I took a bottle with a light brown powder inside from out of the cupboard.

I called it 'consomme' for convenience, but it was, of course, slightly different. Strictly speaking, it was an instant soup powder used by adventurers to drink quickly in the labyrinth. Its convenience had seen it become popular with the housewives of the word recently too.

Then, for a subtle flavouring, I added a splash of a sauce called Solge.

It was thick, light brown and had a sharp, salty taste to it. The sauce had a particularly strong stench about it, probably similar to garum at a guess, which was made from salting large amounts of fish.

It was a relatively popular flavouring within the town, and used in nearly everything. This could be used to easily add some saltiness to a dish, and it was common to eat this with bread or pasta. It added the salt content and went well with alcohol, so it fit right in with a town of adventurers you could say.

However, whether it be the flavours of the ingredients, or the dashi so beloved by the Japanese, this completely drowned out the more delicate tastes and I wasn't too fond of it. The cooking in this world all tasted far too strong, so it really was a tiny amount that I added.

Now that I had come this far, all that was left was to allow it to steep.

I washed my hands and put away the things I was finished with, making the wolf question me longingly.

"It done?"

"It'll be finished after steeping for an hour."

"An hour!?" He cried with an expression like that girl he had just confessed to had told him she already had a boyfriend, "Just cooking can take that long!?"

"What exactly do you mean, 'just', that's not even including the labour!" I wanted to yell, but I quickly looked away. Looking right at a wolfman's face was intimidating, I couldn't help it.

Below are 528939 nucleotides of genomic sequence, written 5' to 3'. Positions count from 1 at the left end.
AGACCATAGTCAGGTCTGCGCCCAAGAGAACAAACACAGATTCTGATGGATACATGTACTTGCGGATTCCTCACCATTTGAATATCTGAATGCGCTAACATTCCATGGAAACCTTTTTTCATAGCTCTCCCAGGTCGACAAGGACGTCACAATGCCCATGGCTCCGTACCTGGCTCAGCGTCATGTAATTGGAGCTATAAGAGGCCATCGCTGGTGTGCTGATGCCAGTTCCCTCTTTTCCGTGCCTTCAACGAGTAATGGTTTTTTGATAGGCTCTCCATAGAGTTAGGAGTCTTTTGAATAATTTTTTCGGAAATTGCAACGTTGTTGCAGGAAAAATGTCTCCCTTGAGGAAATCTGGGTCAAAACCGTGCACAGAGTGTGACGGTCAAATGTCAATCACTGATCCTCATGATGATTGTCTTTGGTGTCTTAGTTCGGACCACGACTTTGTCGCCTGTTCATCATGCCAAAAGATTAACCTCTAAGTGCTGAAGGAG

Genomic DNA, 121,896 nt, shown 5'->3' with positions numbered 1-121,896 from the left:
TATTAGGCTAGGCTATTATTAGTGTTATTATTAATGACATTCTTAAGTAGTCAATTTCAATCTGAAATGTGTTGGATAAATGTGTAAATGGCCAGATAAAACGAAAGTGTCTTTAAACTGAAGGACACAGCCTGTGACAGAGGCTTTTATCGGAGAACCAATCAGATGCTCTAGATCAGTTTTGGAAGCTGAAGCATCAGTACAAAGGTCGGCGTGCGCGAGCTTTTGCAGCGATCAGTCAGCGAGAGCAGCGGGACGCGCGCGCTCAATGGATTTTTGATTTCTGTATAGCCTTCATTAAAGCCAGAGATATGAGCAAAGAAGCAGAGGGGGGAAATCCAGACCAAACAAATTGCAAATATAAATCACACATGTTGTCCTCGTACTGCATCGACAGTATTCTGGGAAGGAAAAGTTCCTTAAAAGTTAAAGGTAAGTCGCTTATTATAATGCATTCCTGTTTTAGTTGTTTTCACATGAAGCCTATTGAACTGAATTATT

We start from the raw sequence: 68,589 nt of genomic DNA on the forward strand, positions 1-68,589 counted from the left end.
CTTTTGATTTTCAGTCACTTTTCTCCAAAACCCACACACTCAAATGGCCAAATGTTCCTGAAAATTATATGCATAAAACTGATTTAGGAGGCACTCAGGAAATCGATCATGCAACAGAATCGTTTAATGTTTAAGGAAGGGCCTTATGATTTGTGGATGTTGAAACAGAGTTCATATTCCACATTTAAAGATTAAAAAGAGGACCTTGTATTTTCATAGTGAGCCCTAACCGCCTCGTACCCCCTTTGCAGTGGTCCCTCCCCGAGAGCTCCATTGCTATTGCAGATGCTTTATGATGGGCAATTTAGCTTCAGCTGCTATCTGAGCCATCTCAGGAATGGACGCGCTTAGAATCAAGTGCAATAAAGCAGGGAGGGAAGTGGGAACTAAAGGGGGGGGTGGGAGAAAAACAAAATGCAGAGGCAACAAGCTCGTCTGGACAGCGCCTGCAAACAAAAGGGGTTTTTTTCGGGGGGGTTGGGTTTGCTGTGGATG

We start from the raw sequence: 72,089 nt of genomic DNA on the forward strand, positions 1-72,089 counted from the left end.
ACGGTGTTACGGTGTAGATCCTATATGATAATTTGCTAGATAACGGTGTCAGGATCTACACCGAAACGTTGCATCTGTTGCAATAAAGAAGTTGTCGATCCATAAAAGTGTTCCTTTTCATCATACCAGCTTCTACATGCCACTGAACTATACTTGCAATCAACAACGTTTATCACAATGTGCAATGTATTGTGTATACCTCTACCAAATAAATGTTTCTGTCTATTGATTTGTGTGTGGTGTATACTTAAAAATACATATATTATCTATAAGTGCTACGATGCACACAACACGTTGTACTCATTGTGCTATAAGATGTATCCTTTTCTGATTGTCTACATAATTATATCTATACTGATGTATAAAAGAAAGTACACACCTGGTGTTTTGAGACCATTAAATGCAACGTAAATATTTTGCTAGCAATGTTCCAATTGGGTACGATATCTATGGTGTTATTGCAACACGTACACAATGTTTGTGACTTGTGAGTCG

"What exactly do you mean, 'just'?"

I thought I might have accidentally thought that out loud, but of course I hadn't, it was the bunny's deep voice that spoke the words.

"B-but boss, your valuable time sh-" he started before the rabbit's fluffy right hand rose into the air, stopping his words.

"It's fine, Scemotta. The arts are timeless."

"Y-yes, sir."

"Cooking is an art as well."

I shuddered at the refinement. This rabbit was kind of cool.

I was emotionally moved, the wolf was at sea, and the rabbit was sat with his arms calmly folded.

Thus, time passed.

An hour had passed.

Everything inside the pot had all melded together, their individuality condensing. I used a spoon to scoop out a sample.

The acidity of the tomatoes and the strong meat flavours exploded onto my tongue. However, the sweetness of the vegetables coupled with the aftertaste of the consomme, red wine and other components was surprisingly palate cleansing. Bringing it all together was, strangely, the surprisingly sweet scent of tomatoes. I suppose that managing to survive in the labyrinth managed to leave its mark on the flavour. Adding just a little salt and pepper completed the sauce.

Now it was time for the pasta I had prepared while waiting. I would buy it from my local pasta store, but in this world, I obviously had to make it by hand. They were relatively flat, with a firm main body. I'd meant it for my dinner, but alas.

The pasta quickly boiled in plenty of hot water. I mixed it with the piping hot sauce and served it on a plate, grating some golden cheese atop it and adding a herb that was something like parsley to add some colour.

And now, finally, my Another World Style Spaghetti Bolognese was complete.

I placed it in front of the rabbit and his tiny nose began to quiver.

It was here that I worried whether he could use a human-sized fork when the wolf smoothly removed a box from his jacket, placing it softly on the table. He opened it, revealing something wrapped in a black cloth. The wolf used his fingertips to unwrap the contents. Within the cloth was a set of cutlery, a knife, fork, and spoon that could only be called miniature, with delicate engravings along the handles.